Who will I hear from, and when?
The office of Federal Student Aid at the U.S. Department of Education will send you a Student Aid Report (SAR), which is a summary of the FAFSA data you submitted. You’ll get your SAR within three days to three weeks after you submit your FAFSA. Be sure to look over your SAR to make sure you didn’t make a mistake on your FAFSA. Find out more about the Student Aid Report, its purpose, how the type of FAFSA you file determines when you’ll get the SAR, and what you should do with it.
The SAR won’t tell you how much financial aid you’ll get. Instead, if you applied for admission to a college or career school and have been accepted, and you listed that school on your FAFSA, the school will calculate your aid and will send you an electronic or paper aid offer, sometimes called an award letter, telling you how much aid you’re eligible for at the school. The timing of the aid offer varies from school to school and could be as early as springtime (awarding for the fall) or as late as immediately before you start school. It depends on when you apply and how the school prefers to schedule awarding of aid.
How do I figure out what financial aid to accept and what to deny?
You’ll need to understand the aid that’s being offered (for instance, is it free money such as a grant, or is it a loan that you’ll have to pay back?), decide what aid you really need, and then respond to the school’s award letter within the deadline set by the school.
Order in which you should accept aid:
1: Scholarships and grants
Make sure you understand the conditions you must meet (for instance, you might have to maintain a certain grade-point average in order to continue receiving a scholarship, or your TEACH Grant might turn into a loan if you don’t teach for a certain number of years under specific circumstances).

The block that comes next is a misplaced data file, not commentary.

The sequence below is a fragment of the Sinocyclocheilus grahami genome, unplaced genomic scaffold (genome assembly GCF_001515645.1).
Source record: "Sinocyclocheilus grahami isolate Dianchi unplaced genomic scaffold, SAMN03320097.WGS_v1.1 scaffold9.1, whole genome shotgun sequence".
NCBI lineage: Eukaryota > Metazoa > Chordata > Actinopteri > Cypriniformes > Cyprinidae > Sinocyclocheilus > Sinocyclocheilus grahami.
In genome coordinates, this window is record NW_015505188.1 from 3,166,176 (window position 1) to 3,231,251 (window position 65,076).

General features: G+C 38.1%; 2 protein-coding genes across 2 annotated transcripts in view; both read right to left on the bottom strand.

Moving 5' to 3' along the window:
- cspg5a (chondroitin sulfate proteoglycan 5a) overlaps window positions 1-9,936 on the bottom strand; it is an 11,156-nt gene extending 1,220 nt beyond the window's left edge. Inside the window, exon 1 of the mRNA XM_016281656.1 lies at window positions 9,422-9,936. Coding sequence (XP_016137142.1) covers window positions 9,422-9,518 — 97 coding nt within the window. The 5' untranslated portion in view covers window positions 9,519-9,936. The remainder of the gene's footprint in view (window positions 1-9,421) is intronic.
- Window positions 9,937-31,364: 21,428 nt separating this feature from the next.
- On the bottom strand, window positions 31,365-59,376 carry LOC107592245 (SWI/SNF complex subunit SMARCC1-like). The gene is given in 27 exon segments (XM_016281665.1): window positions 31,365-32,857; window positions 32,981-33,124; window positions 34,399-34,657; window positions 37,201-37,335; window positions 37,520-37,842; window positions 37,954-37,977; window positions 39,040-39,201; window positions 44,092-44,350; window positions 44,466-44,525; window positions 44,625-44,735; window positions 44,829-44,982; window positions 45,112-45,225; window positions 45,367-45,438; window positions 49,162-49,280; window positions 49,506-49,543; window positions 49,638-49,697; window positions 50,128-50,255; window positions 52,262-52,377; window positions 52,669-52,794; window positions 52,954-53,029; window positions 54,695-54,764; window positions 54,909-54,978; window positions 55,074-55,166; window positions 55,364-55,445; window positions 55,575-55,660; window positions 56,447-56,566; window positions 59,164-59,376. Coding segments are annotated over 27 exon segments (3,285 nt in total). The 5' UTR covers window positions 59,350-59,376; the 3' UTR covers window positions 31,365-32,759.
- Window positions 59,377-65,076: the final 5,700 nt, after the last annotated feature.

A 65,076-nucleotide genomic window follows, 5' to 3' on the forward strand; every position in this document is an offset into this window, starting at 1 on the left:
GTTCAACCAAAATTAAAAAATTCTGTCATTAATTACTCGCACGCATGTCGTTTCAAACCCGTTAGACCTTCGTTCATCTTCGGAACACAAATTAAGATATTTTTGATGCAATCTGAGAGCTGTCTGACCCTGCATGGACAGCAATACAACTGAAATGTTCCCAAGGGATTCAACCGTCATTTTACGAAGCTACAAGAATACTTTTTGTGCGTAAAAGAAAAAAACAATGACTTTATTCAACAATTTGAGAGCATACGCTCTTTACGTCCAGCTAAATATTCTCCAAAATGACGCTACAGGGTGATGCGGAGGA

You don’t have to pay the money back, but you do have to work for it, so take into account that that’ll mean less time for studying. However, research has shown that students who work part-time jobs manage their time better than those who don’t!
3 Federal student loans
You’ll have to repay the money with interest. Subsidized loans don’t start accruing (accumulating) interest until you leave school, so accept a subsidized loan before an unsubsidized loan.
4 Loans from your state government or your college
You’ll have to repay the money with interest, and the terms of the loan might not be as good as those of a federal student loan. Be sure to read all the fine print before you borrow.
5 Private loans
You’ll have to repay the money with interest, and the terms and conditions of the loan almost certainly will not be as good as those of a federal student loan.
How do I get my money?
The financial aid staff at your college or career school will explain exactly how and when your aid will be paid out. They also will tell you whether you need to fill out any more paperwork or meet other requirements. For instance, if you’re receiving a federal student loan for the first time, you should expect to be required to sign a promissory note and go through entrance counseling. Be sure to keep in touch with your school’s financial aid office so that you understand the whole process of receiving your aid.
The following are the need-based federal student aid programs:
When will my school send a financial aid package and what will be in it?
Do I need to do anything else for my college to apply the financial aid?
After you complete the FAFSA, make sure you submit any additional financial aid forms that your colleges require. For example, some colleges require you to submit the CSS/Financial Aid PROFILE® or their own forms.
My parents won't fill out FAFSA. What do I do?
This is an excellent article that explains all the different circumstances in which parents can't or won't pay for college. You should find some help here: